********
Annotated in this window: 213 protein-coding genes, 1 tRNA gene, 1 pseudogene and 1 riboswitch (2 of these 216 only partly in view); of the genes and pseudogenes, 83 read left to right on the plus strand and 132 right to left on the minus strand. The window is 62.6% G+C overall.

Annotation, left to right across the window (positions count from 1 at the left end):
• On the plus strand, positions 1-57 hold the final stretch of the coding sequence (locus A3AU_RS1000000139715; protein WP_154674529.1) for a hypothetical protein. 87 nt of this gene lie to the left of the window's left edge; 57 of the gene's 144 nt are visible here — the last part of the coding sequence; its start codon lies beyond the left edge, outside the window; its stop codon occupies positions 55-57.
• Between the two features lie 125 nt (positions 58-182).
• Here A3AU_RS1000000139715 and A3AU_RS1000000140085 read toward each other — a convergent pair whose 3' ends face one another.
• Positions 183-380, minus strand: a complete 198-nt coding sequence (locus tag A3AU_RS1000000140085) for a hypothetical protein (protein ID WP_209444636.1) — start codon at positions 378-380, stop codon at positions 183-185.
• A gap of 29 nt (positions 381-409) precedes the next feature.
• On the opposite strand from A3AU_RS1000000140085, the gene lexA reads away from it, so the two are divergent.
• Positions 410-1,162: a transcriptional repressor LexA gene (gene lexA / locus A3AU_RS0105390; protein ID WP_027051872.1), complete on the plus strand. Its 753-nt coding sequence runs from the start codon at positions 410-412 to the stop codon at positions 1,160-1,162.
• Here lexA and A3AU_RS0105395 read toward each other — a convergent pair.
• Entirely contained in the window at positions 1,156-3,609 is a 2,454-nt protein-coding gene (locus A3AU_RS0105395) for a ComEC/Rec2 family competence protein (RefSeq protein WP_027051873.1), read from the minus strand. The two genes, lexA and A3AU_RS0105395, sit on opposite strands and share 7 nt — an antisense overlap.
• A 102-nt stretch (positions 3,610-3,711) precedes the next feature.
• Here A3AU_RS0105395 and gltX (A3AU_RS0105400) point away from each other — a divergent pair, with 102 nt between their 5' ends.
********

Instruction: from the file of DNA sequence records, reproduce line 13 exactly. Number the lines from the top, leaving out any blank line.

• Here A3AU_RS0105395 and gltX (A3AU_RS0105400) point away from each other — a divergent pair, with 102 nt between their 5' ends.